materials to make rag wreath

HOW TO MAKE YOUR OWN RAG WREATH AT HOME


Here are instructions to make this rag wreath including step by step photos.


STEP 1: RIP THE RAG STRIPS

The easiest way to rip your strips is to create squares 8×8, notch them at 1/2 inch increments and just tear down the notch.  You can stack each 8×8 square 4 layers thick.

Ripping all your strips takes no time at all and if you happen to be having a frustrating day, it’s a great way to relax.

Just sayin’!

Make sure you use a good quality fabric, especially if you plan on ripping. I was going to use a patterned pink fabric that I had kicking around, but that fabric did not rip well at all. It created a very ragged edge, and pulled too much threading, making the fabric weak and see-through.

You can see what I mean in the photo below.

homemade rag strips for wreath

STEP 2: CLEAN UP LEFTOVER THREADS

Making your strips smaller creates puckers and bends in the fabric. It’s almost like curling ribbon! You can see in the photo below what I mean.

See how crinkly and wrinkly the fabric is after ripping? That’s the look we want.

Try to avoid straightening the strips, leave them all ragged, but do clean up some of the threads. There will be SO many threads but they do pull away easily and clean up quickly.

You can always trim them up after the rag wreath is finished as well.


STEP 3: CUT THE RIBBONS

I recommend cutting the ribbon pieces a bit longer. It’s quite a nice touch to have ribbon pieces poking out a bit beyond the fabric. Cutting the ribbon pieces longer gives them a bit more visibility too.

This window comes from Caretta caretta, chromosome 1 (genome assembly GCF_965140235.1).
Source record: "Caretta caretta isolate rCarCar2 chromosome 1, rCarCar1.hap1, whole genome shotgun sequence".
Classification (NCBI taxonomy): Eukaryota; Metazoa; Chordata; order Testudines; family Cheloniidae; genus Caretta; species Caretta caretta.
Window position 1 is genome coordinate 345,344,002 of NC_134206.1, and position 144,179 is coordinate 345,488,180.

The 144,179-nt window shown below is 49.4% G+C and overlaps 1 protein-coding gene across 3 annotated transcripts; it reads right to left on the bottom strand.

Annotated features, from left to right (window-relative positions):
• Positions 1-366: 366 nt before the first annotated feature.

For this wreath, I went ahead and cut all of the ribbons 9 inches in length.



Once all of the ribbon and fabric is cut, add all the pieces to a big pile and mix them up. Make sure everything is well distributed.

No need to follow any colour pattern for this wreath. Just mix your fabric and ribbon pieces into a big messy pile and pull out strands at random.

It’s more fun that way!



STEP 4: START ADDING FABRIC STRIPS

So, my trick to getting a fluffy wreath is to use small width strips (1/2 instead of an inch) and add them to the wreath form in doubles.

Doubling the strips adds so much volume and texture. Every section has double the fabric ends and double colours – it really does make a difference when you make the strips thinner.

To add the strips to the wreath, follow the pattern listed below.

  • Add the two strips to the outside two metal bars of the metal wreath form and tie them with a single knot.
  • Move inside to the middle two metal bars and add two strips with a single knot.
  • Move to the two inner metal bars and tie on another double set of fabric pieces.
  • Continue around the wreath in this way until your wreath is completely full.


You can see in the photo below how the back of the wreath looks when you follow the pattern.

If you mess up, it does not matter-no one will ever know. Just keep going! Y

ou can cover your mistake by just adding more strips and you won’t even be able to tell.

Plus, I will never tell anyone – so, your secret is safe with me!

Actually, if you look closely, you can see all the mistakes I made. I blame the wine I was drinking while making the wreath.



STEP 5: MAKE SURE IT’S AS FLUFFY AS POSSIBLE

Another tip to ensure your rag wreath turns out full and fluffy is to keep pressing those strips together to make more room on the wreath for as many strips as will fit.

Push the tied down strips back as far as they will go and keep adding double sets of fabric until the section cannot take any more fabric.



STEP 6: TIDY UP